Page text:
Making it in Esports: MAD Lions Co-Founder, Jorge Schnura Becerro
This article is part of Gamer One’s new Making it in Esports series which interviews top industry team owners to learn more about their journey and to share the lessons they’ve learned along the way.
The following is a recent interview we had with Jorge Schnura Becerro, co-founder of MAD Lions.
1. What was your journey like that eventually led to owning your own team?
JS: I was following the industry’s development for around one year and it became clear to me that this would be the form of competitive entertainment of the future. Traditional sports were designed to be played, not to be watched. They became a form of entertainment by accident. Esports are based on games designed to be watched and can evolve to stay entertaining for years. This, added to the metrics and to the opportunity of becoming Madrid’s team, a city with a lot of brand equity in sports, showed an opportunity we couldn’t miss.
2. What’s an average workday look like for you?
JS: Anything but average. In a rapidly growing and changing industry every day is different. New challenges and opportunities arise every day to which we have to be quick to react if we want to keep the lead. The fun part of my job is that I get to work with all of the MAD Lions teams: partnerships, marketing, content, finance, operations, etc. and I get to think of new strategies and business opportunities we may want to explore.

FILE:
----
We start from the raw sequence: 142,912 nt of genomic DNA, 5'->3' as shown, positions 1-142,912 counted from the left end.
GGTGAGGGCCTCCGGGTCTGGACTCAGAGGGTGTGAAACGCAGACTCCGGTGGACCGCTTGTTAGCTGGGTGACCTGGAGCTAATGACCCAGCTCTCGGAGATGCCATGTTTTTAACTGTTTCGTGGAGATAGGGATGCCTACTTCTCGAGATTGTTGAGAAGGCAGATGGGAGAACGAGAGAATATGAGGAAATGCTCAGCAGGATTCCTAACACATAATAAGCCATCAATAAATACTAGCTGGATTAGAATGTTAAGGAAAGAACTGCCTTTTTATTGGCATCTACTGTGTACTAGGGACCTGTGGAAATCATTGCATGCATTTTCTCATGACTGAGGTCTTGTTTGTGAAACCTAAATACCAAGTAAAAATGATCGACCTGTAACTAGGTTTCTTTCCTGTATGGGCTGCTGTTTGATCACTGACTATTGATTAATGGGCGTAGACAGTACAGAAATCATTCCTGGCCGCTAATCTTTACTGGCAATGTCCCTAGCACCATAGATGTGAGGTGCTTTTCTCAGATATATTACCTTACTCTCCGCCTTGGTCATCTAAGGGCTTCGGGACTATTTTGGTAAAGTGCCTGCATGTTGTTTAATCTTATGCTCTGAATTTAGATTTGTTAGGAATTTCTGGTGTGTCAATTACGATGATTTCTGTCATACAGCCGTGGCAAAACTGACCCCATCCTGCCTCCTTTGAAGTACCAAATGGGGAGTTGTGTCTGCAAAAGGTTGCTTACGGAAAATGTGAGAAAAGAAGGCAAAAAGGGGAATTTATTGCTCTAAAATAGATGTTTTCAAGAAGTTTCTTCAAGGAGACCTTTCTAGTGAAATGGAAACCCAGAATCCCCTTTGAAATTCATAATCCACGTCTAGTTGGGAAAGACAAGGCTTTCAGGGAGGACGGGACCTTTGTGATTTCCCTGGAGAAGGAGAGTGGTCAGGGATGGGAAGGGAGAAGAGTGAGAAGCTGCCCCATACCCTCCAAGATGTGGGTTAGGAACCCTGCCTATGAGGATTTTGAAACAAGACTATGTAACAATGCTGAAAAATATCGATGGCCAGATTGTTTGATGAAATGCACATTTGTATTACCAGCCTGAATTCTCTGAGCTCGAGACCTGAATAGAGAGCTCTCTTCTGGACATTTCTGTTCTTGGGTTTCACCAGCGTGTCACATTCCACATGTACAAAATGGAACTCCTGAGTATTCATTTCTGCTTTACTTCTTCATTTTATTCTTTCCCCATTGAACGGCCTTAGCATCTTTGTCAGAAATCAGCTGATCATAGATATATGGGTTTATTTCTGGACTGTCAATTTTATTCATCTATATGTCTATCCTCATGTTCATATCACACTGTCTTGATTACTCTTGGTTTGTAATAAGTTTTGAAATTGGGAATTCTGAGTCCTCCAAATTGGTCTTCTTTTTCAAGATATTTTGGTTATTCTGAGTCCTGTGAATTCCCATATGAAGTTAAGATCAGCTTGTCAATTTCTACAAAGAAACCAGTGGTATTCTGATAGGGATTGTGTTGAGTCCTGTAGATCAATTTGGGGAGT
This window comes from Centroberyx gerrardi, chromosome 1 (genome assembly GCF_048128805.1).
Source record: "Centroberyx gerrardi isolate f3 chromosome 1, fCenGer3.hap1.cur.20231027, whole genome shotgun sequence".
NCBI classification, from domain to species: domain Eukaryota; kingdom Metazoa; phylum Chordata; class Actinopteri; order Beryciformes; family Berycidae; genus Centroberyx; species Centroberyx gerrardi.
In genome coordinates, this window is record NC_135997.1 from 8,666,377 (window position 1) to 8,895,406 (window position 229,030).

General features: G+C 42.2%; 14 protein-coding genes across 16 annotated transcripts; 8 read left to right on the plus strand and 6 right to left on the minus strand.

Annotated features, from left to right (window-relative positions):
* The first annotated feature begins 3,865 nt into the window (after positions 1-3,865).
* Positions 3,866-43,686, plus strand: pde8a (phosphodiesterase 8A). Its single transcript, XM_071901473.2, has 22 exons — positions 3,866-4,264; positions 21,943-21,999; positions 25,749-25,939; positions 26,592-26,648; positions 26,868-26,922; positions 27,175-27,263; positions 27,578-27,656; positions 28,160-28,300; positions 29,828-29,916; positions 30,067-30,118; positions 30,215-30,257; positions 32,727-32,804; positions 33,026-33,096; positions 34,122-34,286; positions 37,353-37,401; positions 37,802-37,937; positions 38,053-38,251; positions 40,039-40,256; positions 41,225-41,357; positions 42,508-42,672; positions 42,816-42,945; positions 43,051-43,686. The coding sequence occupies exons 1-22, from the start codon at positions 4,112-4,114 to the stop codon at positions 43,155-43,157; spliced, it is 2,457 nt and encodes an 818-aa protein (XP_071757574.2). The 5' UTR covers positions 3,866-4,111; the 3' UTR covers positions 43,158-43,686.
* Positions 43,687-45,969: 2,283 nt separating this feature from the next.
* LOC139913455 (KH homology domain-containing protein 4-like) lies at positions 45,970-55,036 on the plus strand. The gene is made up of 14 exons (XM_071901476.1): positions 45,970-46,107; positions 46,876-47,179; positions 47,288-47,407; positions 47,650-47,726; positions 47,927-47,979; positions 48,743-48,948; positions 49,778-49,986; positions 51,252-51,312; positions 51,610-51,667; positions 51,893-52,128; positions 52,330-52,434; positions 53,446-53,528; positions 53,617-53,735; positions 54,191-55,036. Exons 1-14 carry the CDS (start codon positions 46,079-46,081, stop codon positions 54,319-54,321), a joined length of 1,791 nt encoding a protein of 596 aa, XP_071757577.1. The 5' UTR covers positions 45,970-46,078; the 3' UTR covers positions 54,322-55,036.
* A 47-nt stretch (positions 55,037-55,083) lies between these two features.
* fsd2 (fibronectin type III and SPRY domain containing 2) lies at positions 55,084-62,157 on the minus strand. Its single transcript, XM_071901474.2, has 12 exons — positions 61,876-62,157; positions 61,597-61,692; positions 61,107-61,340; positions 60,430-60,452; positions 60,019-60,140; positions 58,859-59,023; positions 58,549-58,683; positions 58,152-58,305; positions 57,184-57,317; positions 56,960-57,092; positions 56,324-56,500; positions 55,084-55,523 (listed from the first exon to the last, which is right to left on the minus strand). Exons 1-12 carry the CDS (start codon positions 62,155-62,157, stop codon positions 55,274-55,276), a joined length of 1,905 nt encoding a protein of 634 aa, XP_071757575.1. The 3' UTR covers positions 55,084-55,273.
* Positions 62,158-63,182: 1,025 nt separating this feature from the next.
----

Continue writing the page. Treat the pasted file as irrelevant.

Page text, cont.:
3. What advice would you have for aspiring professional gamers?
JS: I’d give three pieces of advice and all of them have to do with how you invest your time.
You need to commit all your time during a few years to it if you want to make the most out of it. As a player, for as long as you stay competitive, you’ll earn more money than in a normal job. It is important that you use those years where you’re performing the best to get the most out of it and that you don’t spend your money as if you’d always be making that kind of earnings.
In order not to burn out and stretch that time, dedicate some time to your physical and mental wellbeing by going to the gym, getting a nutritionist and having a mental coach help you out.
Last but not least, you need to make sure you’ll be able to work after you retire. For this you can either focus on becoming a strong streamer/YouTuber and leverage the fanbase you’ve created as a player or you can aim for an industry job. In both cases, it is important to study a degree or to be constantly learning through online courses. If you don’t do this, your player savings will run out one day and you’ll regret not having done it.
4. What excites you most about the future of the esports industry?
JS: What excites me is that all clubs nowadays say they want to be the Real Madrid or the Dallas Cowboys of esports, whereas in some years it will be them who will aspire to be as big as the largest esports organizations. This will be the new normal and it will be more mainstream, thanks to its accessibility than any other sport has ever been.